Yesterday’scelebration of Mother’s Day kicked off National Women’s Health Week, an annualreminder for all women -- moms, daughters, sisters, girlfriends, wives -- tomake their health a priority. This is something all of us should be thinkingabout year-round, of course, but a refresher is never a bad idea.
So listen up, ladies:Even if you exercise and eat right, you may still be skipping some of the mostimportant steps to good long-term health. Here, Stacey Rosen, MD, vicepresident of women’s health at Northwell Health’s Katz Institute for Women'sHealth, shares the top five things she wishes more women did.
Stop skimping on sleep.
Too often, womentrying to “have it all” forgo shuteye in order to squeeze more into their days.But adults need six to eight hours of sleep a night; getting less than that cancontribute to both short- and long-term health problems, from trouble withmemory to weight gain. “Bragging about how little sleep you need has become abadge of courage for women in our culture,” says Rosen. “The truth is, your wellnessis dependent on getting the right amount.”
Find a doctor you trust.
“Women are soparticular about finding the right child care and hairdressers and all kinds ofother services, but too often they don’t feel empowered to identify a doctorwho really becomes a partner in their health,” says Rosen. That’s concerning,she adds, because if you don’t feel comfortable with your doctor you may beless likely to ask questions, bring up symptoms that worry you or stay up-to-dateon check-ups and routine medicalscreenings.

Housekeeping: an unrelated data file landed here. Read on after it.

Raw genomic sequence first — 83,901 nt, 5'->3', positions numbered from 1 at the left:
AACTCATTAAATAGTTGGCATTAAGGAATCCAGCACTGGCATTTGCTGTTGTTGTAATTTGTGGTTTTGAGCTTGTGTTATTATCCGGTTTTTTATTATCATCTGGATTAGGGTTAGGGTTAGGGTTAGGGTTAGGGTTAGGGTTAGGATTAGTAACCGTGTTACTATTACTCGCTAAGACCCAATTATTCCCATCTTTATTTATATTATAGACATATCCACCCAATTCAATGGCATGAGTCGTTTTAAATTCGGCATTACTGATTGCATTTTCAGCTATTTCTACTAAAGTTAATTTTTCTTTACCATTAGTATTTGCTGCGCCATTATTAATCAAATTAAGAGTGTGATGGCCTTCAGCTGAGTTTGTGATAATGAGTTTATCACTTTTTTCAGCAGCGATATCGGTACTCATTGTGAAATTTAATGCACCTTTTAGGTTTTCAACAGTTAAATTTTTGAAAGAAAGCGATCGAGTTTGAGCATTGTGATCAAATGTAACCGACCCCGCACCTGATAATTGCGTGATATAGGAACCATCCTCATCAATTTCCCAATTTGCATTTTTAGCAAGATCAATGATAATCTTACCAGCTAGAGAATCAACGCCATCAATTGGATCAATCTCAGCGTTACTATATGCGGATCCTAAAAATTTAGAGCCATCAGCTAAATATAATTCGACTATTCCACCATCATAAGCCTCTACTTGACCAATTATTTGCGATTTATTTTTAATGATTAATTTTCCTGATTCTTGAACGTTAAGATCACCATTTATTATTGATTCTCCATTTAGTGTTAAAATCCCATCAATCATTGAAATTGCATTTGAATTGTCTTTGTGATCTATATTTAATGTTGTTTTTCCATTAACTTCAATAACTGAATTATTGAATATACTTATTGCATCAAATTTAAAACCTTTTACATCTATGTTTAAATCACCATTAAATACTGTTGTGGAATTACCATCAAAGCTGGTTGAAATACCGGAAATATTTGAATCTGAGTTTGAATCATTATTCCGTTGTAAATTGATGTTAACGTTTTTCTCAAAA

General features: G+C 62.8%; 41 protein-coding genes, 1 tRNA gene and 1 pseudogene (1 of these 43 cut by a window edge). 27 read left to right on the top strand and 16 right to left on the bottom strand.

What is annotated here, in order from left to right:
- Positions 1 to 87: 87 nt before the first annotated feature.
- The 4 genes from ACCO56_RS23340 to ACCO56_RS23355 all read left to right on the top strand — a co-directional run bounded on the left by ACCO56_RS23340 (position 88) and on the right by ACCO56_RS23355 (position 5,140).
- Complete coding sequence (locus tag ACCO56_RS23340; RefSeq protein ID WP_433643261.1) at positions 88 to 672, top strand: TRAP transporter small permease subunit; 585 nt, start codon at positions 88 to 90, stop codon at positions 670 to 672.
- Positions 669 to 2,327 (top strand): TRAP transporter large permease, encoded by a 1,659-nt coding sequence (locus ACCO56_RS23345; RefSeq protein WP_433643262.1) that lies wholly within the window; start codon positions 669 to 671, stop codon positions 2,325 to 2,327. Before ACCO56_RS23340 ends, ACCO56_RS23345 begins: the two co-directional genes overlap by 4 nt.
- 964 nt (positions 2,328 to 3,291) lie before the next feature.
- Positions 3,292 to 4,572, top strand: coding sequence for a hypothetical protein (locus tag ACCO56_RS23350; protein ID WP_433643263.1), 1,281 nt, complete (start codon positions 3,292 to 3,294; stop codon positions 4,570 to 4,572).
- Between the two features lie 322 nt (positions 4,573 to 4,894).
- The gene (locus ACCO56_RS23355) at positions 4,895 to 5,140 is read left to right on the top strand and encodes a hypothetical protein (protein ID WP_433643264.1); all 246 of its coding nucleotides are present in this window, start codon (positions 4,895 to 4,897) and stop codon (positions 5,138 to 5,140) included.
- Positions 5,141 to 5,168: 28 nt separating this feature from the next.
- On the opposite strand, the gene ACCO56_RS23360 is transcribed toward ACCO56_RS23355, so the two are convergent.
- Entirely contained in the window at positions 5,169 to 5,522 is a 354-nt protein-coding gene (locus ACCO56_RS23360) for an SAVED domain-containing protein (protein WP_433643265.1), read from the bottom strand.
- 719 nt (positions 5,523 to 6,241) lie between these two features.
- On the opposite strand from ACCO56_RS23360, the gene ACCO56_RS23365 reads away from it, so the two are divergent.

Know your heart disease risk factors.
Heart disease is thenumber-one killer of women, yet many people still consider it a man’s problem.“It’s never too early or too late to find out your risk factors,” says Rosen.That includes knowing your blood pressure and cholesterol numbers; your doctorcan recommend how often you should be tested.
Add strength training to your workouts.
“Women have atendency to love aerobic activity and be less comfortable lifting weights ordoing resistance exercises,” says Rosen. But adding strength training to yourroutine at least twice a week is important: Among other benefits, it canprotect against muscle and bone loss that can occur as women get older. It’seasier than you think to get started. You don’t need dumbbells or a gymmembership -- you can get a great workout using your own body weight or smallprops, like soup cans or bottles of water.
Schedule time for yourself.
“Stress relief andsocial support are vital to women’s health,” Dr. Rosen says, “but they’re oftenthe first things we drop when we get busy.” That’s especially true for womenwho are raising children, caring for aging parents, juggling a career andpersonal life, or all of the above. Rosen makes sure her patients regularly setaside time for things that make them happy, whether it’s pursuing a hobby orlaughing with girlfriends. In other words, consider this a reminder to schedulea walk with friends or a girl’s night out … doctor’s orders!